Foreign object inclusion WAS: Namespaces, Architectural Forms, and Sub-Documents

Marcus Carr mrc at
Thu Feb 5 21:24:15 GMT 1998

David Megginson wrote:

> You are quite right that this is legal XML or SGML -- that's one valid use of
> NOTATION attributes. Here's this paragraph UUENCODED:
> <object notation="uuencoded">
> begin 644 para
> M66]U(&%R92!Q=6ET92!R:6=H="!T:&%T('1H:7,@:7,@;&5G86P at 6$U,(&]R
> M(%-'34P at +2T@=&AA="=S(&]N92!V86QI9`IU<V4@;V8 at 3D]4051)3TX at 871T
> J<FEB=71E<RX at 2&5R92=S('1H:7,@<&%R86=R87!H(%5514Y#3T1%1#H*
> `
> end
> </object>

The real problem with included fragments (as I see it) is the fact that you need
to understand the impact of the embedded fragment on structure. An SGML parser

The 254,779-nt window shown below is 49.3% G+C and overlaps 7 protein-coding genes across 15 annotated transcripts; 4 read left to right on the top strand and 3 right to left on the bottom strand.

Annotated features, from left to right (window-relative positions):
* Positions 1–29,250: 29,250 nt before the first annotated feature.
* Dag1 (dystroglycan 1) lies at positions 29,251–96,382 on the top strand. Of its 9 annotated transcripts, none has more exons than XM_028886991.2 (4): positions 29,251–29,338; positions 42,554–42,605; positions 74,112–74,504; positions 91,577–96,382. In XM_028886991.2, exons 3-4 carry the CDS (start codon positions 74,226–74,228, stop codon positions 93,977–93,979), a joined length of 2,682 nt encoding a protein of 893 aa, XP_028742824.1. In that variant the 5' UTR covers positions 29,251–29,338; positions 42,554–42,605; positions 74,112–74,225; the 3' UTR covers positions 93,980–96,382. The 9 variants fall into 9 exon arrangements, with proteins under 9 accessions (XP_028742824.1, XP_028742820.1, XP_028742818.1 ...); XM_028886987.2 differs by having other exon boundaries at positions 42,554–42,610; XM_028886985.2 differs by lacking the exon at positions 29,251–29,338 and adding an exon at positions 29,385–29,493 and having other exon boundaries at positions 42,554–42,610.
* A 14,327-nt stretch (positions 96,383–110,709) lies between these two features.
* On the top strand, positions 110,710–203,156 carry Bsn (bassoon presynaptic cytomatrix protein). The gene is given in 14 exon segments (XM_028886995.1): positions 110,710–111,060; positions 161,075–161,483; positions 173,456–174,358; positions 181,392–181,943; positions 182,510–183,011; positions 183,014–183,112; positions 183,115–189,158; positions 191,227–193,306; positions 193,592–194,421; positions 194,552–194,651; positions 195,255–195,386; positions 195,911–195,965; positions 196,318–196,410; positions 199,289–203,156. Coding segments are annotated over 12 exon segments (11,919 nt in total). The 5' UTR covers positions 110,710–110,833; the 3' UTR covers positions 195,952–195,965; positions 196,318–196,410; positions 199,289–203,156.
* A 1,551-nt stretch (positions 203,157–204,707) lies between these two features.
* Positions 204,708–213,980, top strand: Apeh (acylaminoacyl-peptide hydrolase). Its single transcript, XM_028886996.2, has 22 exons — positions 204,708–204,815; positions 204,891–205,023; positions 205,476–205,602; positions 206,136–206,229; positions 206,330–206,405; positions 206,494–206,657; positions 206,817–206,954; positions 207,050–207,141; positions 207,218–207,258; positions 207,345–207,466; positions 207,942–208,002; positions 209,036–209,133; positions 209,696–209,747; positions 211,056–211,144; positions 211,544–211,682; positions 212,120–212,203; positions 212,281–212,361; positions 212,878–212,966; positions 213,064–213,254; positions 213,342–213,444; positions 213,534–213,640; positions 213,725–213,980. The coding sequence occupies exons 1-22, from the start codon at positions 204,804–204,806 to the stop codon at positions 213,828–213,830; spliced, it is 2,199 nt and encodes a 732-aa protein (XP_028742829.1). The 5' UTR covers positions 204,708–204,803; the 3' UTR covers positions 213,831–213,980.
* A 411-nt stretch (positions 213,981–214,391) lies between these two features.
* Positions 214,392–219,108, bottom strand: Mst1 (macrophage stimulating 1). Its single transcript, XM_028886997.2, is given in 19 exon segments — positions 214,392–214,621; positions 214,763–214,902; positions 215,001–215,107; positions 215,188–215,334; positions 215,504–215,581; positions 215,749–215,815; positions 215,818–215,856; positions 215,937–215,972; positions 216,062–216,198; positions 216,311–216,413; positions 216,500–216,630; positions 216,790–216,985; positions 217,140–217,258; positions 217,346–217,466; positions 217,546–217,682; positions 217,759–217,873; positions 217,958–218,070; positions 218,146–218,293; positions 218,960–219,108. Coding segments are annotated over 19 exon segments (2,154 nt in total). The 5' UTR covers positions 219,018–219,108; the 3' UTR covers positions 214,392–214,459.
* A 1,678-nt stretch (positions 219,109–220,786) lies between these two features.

would try to fire the elements <V4>, <FEB> and <RX> and expand the entity &AA in
the above. Even if the element were declared as CDATA, the sequence "</ " [any
name character] would delimit the <object> element.

> In other words, inlining uuencoded objects is a kludge...

Unless you plan to write an application to confirm that your embedded fragments
aren't detrimental to your structure, I would advise against this. Even if the
fragment wasn't detrimental to your structure, it may be to someone who wants to
reuse a chunk of your data, adding a dangerous level of uncertainty to your


Marcus Carr                  email:  mrc at
Allette Systems (Australia)  email:  info at
Level 10, 91 York Street     www:
Sydney 2000 NSW Australia    phone:  +61 2 9262 4777
                             fax:    +61 2 9262 4774

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